Dr. Wei Gao, Dr Zhibin Sun, Dr. Shinichi Asao and Maosi Chen will be attending the SPIE conference in San Diego, CA from August 9 - 13, 2015. Dr. Sun will present a paper titled Combined UV Irradiance from TOMS-OMI satellite and UVMRP ground measurements across the continental U.S.. Dr. Asao will present Effects of bias in solar radiation inputs on ecosystem model performance and Maosi Chen will present Two-stage reference channel calibration for collocated UV and VIS Multi-Filter Rotating Shadowband Radiometers.
Two students from Southern University and Agricultural and Mechanical Collge, Baton Rouge, Louisiana are visiting for the month of July. The focus of their research has been how urban forest influences UV radiation in an urban environment and how UV radiation affects a tree's health. We are helping them learn about our instrumentation and data processing procedures. Welcome.
The UV-B Monitoring and Research Program (UVMRP) is a data collection and research program of the United States Department of Agriculture (USDA), headquartered at Colorado State University in Fort Collins, Colorado.
The UVMRP supports two unique and complimentary program components:
Integrated Agricultural Impact Assessment System
Agriculture is entering a critical period with regard to climate change, crop stress, and potential related impacts to crop productivity. Decision makers need reliable and relevant crop yield and economic assessment tools. The objective of this UVMRP program component is to develop an Integrated Agricultural Impact Assessment System. This system will couple the Earth's climate, ultraviolet-visible solar radiation, and comprehensive crop growth models, and assimilating satellite and in situ observations to study climate-crop interactions and related economic impacts stemming from crop responses to a wide range of stressors. Common stressors include temperature, moisture, nutrients, UV radiation, CO2 concentration, aerosols and other air pollutants. Please click on the above Agricultural Impact for more information.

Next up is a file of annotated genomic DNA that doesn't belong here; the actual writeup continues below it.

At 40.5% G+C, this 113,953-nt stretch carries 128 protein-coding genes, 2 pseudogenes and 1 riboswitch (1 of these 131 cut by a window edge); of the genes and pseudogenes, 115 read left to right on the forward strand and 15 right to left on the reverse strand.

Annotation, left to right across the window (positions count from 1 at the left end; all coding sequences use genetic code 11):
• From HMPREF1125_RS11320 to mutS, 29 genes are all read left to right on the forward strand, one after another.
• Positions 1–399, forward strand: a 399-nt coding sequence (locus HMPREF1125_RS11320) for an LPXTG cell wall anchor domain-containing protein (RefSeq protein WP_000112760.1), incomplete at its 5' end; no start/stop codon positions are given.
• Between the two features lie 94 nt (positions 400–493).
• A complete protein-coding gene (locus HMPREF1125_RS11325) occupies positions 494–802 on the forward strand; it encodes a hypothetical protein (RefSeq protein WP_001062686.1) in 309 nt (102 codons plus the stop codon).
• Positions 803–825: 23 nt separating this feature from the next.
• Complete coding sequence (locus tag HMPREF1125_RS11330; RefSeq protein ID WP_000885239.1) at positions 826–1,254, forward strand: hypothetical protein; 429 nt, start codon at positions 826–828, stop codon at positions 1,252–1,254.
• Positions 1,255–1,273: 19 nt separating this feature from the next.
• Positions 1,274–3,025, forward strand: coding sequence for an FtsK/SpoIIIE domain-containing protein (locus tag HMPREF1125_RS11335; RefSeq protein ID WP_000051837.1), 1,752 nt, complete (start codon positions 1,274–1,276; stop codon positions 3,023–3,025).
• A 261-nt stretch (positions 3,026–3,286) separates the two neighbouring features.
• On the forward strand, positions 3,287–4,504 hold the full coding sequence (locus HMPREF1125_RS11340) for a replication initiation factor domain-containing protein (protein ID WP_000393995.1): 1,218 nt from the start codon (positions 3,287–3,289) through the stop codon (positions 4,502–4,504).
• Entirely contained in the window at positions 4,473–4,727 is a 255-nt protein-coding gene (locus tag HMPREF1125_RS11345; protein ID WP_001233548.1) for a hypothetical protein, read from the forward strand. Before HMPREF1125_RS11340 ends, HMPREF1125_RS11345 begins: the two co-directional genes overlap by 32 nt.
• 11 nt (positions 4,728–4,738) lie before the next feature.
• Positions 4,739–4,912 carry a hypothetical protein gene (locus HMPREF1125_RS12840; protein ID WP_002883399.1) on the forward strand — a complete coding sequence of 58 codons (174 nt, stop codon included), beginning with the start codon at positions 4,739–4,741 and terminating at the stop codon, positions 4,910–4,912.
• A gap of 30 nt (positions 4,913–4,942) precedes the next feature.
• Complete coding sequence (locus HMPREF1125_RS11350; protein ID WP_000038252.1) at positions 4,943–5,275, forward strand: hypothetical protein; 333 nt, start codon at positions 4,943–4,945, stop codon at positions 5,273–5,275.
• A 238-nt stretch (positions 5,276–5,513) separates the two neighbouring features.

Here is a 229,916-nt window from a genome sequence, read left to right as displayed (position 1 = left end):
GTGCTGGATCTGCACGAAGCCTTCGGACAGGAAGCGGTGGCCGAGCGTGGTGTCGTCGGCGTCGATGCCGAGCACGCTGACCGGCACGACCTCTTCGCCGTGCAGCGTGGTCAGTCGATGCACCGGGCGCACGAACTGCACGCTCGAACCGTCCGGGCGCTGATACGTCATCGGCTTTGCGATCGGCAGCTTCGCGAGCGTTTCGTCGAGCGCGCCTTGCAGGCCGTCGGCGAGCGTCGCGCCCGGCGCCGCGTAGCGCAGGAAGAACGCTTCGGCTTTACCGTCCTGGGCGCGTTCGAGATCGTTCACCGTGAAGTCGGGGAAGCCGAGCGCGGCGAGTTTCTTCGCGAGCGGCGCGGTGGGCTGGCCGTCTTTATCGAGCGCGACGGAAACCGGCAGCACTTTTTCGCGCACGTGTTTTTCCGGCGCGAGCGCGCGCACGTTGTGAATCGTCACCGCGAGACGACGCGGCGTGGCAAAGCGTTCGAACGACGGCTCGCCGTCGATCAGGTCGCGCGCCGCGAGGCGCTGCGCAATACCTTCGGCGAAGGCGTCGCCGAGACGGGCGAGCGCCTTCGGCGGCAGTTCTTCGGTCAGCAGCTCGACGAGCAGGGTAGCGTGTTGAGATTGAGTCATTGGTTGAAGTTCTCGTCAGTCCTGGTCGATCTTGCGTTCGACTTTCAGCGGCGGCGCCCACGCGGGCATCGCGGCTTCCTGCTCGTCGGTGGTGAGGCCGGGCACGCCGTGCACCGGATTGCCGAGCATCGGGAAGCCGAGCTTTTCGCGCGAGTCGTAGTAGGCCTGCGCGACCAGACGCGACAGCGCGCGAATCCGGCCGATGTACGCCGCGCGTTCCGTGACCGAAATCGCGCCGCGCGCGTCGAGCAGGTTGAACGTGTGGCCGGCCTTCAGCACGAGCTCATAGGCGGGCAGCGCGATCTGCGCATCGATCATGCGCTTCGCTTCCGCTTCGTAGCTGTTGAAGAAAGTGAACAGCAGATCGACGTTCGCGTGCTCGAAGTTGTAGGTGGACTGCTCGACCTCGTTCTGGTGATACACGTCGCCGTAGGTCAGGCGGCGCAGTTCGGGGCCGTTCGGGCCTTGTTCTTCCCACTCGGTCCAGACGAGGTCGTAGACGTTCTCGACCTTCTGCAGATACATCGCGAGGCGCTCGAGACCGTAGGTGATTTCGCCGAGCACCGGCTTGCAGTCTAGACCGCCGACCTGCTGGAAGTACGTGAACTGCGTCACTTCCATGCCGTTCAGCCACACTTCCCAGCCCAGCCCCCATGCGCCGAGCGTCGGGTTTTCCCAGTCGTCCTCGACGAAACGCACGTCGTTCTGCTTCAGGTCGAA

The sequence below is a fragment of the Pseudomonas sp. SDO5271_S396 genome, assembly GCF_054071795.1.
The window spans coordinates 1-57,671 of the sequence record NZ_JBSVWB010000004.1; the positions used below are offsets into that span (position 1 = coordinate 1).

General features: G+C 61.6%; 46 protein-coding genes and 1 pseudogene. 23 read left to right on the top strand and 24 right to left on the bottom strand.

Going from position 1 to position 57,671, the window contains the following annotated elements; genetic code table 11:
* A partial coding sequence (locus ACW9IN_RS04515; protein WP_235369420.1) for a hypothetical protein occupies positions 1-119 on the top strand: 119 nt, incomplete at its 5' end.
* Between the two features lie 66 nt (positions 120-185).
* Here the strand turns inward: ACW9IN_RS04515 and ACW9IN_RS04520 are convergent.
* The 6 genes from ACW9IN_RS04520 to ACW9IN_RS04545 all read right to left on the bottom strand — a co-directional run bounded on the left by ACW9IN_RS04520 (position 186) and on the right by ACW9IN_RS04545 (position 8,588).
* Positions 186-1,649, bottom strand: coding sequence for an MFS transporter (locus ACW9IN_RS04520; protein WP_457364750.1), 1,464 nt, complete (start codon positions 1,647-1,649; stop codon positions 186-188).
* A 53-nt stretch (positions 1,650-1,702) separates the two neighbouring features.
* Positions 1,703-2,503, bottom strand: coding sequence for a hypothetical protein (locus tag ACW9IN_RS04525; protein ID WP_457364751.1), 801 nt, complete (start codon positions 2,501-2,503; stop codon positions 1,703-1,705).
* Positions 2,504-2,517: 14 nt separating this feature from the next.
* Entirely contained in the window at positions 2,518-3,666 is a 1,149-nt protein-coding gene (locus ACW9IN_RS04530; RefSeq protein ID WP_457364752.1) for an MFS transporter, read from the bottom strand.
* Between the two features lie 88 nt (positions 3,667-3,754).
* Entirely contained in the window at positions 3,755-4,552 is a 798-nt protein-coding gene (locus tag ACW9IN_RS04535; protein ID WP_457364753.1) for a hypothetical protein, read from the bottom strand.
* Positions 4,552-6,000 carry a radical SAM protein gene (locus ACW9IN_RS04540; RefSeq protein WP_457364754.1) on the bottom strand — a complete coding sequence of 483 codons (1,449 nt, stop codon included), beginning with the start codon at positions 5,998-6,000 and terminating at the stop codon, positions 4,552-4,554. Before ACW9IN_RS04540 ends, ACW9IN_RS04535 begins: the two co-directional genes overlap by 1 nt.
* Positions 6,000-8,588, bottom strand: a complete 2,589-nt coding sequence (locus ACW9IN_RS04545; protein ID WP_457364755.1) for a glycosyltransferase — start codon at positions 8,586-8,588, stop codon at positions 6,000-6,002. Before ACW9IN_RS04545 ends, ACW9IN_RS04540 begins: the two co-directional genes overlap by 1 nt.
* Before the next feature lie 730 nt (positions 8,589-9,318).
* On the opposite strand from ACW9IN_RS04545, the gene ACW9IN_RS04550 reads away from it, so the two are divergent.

UV-B Monitoring Network
High-energy ultraviolet solar radiation can significantly damage plants, crops, animals, and ecosystems, alone or in combination with other environmental stress factors such as temperature and moisture. To address these concerns, in 1992, the USDA established the UV-B Monitoring and Research Program at Colorado State University to provide cost-effective monitoring of UV-B levels across the United States. The program's primary objective is continued operation of the national network of UV-B monitoring instruments to deliver high-quality data, data products, and services in support of agricultural research. In particular, we quantify the geographic distribution of UV-B solar irradiance; the effects of increased or diminished UV-B on crops, native and invasive plants, and animals; and facilitate the use of these measurements directly, or as inputs to climate and crop models.
These data are collected automatically every night, processed for quality control, and made available on this web site, typically within one day of its collection. Most data are available back through 1997, with some additional data available back to 1993. Please click on the above Monitoring Network for information about our locations and instruments. Please click on the above Data Download for our data and data products.